No worries if you just have rolled oats on hand! Using a food processor or high-speed blender, you can simply blitz them into your own homemade oat flour. Just don’t attempt this with instant or steel cut oats; the results will be different.
It should be noted that oat flour may not be appropriate for gluten-free baking and cooking. While pure oats are gluten-free, they often come into touch with gluten during processing. If gluten sensitivity is a concern, carefully inspect the box to determine if there are any allergy warnings or whether the oat flour is manufactured in a cross-contamination free facility.
How Much to Use:
You may use a 1:1 ratio of oat flour to potato starch for baking.
Instant Mashed Potatoes
While neither a starch nor a flour, instant mashed potatoes offer a unique answer to your potato starch dilemma! Because dried potato flakes and granules have a high potato starch content by nature, they function remarkably well in lieu of potato starch.
To get a more uniform texture, pulse the instant mashed potatoes in a food processor or blender until they have a fine and powdery texture, comparable to potato starch. While they will give your meal a more potato-y taste, the thickening and baking capabilities of instant mashed potatoes will be identical to those of potato starch.
Keep in mind that many instant mashed potatoes include salt or are seasoned with other dry ingredients in the mixture. Check the ingredients list carefully so you don’t end up with extremely salty food and don’t end up with garlic-flavored mashed potatoes in your dessert dish!
How Much to Use:
Once the instant mashed potatoes have been pounded to a fine powder, they may be measured similarly to potato starch.
Best Potato Starch Substitutes: The Takeaway
If you run out of potato starch just when you need it, there are many of alternatives that you most likely already have in your cupboard.
One of the other starches, such as cornstarch, tapioca starch, or arrowroot starch, is excellent for thickening liquid foods such as soups and stews. These powders are very simple to integrate into baked goods and are gluten free.
Rice flour, coconut flour, wheat flour, and oat flour are excellent baking ingredients, but they are far more difficult to integrate into liquids, so use them as a thickening agent only in a pinch and at your own risk. Some of these things are naturally gluten free, but others contain gluten or are regularly exposed to it during manufacturing, so check the label carefully!
Don’t forget about the package of instant potato flakes! It may seem to be an odd remedy, but when you think about it, those dried potatoes aren’t all that different from the light and fluffy potato starch you’re missing.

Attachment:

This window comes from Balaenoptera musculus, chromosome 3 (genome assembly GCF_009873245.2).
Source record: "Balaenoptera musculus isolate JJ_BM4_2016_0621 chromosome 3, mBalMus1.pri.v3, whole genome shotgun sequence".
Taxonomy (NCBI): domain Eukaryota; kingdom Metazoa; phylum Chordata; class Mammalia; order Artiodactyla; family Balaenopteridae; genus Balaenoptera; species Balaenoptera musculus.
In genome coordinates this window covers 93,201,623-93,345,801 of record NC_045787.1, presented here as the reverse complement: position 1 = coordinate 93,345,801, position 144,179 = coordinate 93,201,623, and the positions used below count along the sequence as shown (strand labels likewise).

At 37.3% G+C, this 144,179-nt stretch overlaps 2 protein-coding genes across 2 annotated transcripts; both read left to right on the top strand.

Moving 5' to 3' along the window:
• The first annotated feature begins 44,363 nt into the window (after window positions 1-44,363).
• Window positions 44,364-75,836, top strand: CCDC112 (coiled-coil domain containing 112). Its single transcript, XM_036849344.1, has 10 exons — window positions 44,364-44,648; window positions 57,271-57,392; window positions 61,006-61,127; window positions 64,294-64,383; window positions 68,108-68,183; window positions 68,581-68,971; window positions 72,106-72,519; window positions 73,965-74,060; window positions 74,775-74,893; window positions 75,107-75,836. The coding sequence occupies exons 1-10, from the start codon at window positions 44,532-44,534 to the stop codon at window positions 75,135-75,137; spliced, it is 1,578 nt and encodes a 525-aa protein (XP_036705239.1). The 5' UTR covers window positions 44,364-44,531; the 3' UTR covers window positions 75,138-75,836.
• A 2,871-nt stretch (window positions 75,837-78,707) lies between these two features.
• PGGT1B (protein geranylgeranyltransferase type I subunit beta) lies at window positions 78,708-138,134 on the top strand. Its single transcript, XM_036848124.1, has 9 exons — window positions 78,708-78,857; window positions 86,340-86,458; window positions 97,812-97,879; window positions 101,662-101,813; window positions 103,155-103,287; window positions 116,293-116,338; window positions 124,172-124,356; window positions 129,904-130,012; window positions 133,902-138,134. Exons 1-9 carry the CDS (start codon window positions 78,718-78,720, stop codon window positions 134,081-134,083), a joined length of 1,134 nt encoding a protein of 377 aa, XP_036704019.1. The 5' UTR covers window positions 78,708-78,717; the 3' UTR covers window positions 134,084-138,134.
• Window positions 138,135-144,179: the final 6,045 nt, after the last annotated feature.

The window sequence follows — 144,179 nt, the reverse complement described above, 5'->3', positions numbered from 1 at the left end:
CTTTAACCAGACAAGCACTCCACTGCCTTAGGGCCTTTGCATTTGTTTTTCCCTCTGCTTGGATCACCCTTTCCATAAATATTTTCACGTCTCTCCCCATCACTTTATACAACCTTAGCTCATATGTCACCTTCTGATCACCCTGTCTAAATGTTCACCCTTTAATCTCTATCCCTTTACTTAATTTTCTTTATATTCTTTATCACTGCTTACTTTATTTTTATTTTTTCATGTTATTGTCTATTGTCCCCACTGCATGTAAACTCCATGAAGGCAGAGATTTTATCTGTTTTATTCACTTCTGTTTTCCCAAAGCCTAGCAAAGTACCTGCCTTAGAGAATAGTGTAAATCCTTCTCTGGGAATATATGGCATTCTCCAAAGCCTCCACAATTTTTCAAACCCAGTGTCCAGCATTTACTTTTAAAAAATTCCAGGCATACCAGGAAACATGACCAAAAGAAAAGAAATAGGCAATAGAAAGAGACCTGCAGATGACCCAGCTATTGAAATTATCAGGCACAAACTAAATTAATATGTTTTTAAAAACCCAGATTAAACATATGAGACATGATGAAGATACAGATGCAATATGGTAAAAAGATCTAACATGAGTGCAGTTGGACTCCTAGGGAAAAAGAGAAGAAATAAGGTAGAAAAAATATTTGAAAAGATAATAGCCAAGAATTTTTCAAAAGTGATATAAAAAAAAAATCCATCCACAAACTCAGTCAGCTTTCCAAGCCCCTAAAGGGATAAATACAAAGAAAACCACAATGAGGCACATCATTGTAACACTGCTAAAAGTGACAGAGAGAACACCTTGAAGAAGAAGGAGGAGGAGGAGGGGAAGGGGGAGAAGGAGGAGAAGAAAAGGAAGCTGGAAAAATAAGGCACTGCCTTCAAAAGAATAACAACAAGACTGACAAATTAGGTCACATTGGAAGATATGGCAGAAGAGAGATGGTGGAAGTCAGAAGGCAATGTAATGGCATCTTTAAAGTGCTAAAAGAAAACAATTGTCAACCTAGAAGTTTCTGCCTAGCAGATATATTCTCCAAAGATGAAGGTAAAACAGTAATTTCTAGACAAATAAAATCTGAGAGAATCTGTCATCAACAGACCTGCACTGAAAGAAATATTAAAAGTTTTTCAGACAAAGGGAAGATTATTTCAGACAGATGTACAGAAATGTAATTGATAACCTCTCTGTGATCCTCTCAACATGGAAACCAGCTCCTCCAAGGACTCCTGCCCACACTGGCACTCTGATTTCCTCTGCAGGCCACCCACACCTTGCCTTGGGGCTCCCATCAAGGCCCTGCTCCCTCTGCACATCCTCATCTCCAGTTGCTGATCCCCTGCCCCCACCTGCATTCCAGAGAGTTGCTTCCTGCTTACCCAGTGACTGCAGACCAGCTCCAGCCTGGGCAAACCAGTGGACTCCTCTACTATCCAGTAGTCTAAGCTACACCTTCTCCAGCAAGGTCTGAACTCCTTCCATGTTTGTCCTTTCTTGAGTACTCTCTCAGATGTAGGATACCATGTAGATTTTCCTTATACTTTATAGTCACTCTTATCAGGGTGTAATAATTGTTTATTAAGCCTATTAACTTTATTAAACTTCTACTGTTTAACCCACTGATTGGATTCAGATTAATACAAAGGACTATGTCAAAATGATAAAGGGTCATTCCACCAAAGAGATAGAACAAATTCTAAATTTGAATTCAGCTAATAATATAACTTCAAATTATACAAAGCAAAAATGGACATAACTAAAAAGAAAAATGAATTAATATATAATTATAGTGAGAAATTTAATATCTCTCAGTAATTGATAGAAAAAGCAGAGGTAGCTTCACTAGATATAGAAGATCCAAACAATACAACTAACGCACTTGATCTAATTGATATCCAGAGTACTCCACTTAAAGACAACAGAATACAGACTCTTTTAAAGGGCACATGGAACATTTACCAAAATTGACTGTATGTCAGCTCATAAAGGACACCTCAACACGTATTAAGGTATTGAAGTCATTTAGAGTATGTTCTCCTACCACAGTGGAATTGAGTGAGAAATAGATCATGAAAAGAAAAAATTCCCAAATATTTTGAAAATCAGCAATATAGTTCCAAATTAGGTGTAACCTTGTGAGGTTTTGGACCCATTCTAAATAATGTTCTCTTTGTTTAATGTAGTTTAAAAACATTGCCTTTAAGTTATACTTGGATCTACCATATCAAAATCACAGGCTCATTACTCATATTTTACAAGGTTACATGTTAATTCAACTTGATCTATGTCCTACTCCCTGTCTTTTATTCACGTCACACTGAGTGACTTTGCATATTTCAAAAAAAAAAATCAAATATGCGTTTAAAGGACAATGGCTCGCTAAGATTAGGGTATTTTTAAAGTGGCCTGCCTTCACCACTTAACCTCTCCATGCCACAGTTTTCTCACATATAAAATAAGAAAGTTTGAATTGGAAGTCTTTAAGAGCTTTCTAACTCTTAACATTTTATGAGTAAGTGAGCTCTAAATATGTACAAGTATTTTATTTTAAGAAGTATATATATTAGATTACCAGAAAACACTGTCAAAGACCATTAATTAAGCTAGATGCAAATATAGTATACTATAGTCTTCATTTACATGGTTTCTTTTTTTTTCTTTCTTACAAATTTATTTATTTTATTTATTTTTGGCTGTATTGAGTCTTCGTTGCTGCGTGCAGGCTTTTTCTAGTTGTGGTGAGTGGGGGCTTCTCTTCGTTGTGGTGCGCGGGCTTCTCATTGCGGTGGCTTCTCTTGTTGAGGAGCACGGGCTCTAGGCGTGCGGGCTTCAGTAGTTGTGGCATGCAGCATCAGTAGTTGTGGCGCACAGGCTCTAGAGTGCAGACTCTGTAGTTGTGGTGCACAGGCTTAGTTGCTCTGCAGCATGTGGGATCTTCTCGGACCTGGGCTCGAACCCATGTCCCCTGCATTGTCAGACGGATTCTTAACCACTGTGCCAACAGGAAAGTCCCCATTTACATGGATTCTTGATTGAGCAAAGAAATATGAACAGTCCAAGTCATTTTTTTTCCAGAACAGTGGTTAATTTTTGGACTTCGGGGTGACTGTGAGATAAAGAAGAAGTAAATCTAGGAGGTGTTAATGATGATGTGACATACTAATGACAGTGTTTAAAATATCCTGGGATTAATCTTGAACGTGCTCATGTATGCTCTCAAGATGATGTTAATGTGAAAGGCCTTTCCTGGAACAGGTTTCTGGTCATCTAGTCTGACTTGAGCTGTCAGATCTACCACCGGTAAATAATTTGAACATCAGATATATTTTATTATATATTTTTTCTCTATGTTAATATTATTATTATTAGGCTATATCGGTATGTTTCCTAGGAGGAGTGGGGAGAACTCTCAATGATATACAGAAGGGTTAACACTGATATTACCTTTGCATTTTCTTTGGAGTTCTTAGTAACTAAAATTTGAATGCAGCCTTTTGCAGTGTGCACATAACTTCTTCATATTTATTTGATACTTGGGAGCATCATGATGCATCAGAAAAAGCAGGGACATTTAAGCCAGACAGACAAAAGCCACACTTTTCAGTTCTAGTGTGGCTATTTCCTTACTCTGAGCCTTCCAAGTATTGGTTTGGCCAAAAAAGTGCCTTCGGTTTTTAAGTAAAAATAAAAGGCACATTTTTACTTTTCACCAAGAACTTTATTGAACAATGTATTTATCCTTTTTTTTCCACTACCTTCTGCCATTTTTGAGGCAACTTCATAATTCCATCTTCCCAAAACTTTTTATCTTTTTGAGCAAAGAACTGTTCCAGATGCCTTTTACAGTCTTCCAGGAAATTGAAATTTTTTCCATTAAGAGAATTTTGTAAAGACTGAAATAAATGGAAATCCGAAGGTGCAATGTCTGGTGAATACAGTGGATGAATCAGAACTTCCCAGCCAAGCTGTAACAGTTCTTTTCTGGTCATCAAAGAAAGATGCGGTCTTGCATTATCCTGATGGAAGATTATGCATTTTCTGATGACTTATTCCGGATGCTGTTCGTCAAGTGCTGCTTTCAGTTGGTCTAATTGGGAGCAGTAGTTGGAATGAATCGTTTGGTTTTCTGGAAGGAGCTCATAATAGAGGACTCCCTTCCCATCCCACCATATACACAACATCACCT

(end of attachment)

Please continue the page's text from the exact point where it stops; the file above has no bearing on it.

Can I sub almond flour for potato starch?
Almond flour has a somewhat sweet nutty taste that is well suited for baking and may be used in lieu of potato starch in a 1:1 ratio. It’s also a gluten-free choice.
Can I replace potato starch with cornstarch?
Because both starches may be utilized in the same way, they can be used interchangeably in most recipes. There are, however, certain exceptions. When utilizing potato starch as a cornstarch alternative, it works best in dishes that will not be cooked for lengthy periods of time.
What is a vegan substitute for potato starch?
Arrowroot starch and flour are made from a South American plant. It’s well-known in the vegan community. Furthermore, it is often used in gluten-free dishes. If you need to replace potato or corn starch, arrowroot starch is a great option.
What is a substitute for sweet potato starch when frying?
Tapioca starch may be used in place of sweet potato starch if it is unavailable.
What flour is closest to potato starch?
Rice Flour, Sweet
Sweet rice flour, glutinous rice flour, or sweet white rice flour is a great potato starch alternative, particularly in baking, where its slightly sweet taste can enhance the flavor of your dish.
What flour is similar to potato starch?
flour made from wheat
Wheat flour is one of the most flexible and readily accessible potato starch substitutes. It may be used to produce fried food batter. It also works well in baked goods. When using wheat flour as a replacement for potato starch, you may need to use nearly twice as much.
Is there a big difference between potato starch and cornstarch?
Texture: Potato starch has a smoother and more translucent texture than maize starch, which is more opaque and gel-like. Temperature: Organic potato starch performs better at high temperatures, but organic corn starch performs better at low to medium temperatures.
What does potato starch do in baking?
In baked products like cookies and crackers, potato starch works similarly to cornstarch in that it increases crispness and prevents gluten development in wheat flour formulations, resulting in a more delicate feel. However, like with cornstarch, using too much might result in a dry and crumbly baked dish.
What is a substitute for potato starch for Passover?
1 tbsp potato starch may be substituted for 1 tbsp cornstarch or 2 tbsp flour as a thickening in sauces and puddings.
What is another name for potato starch?
A new form of potato plant was recently produced that has just one type of starch molecule: amylopectin, the waxy potato starch.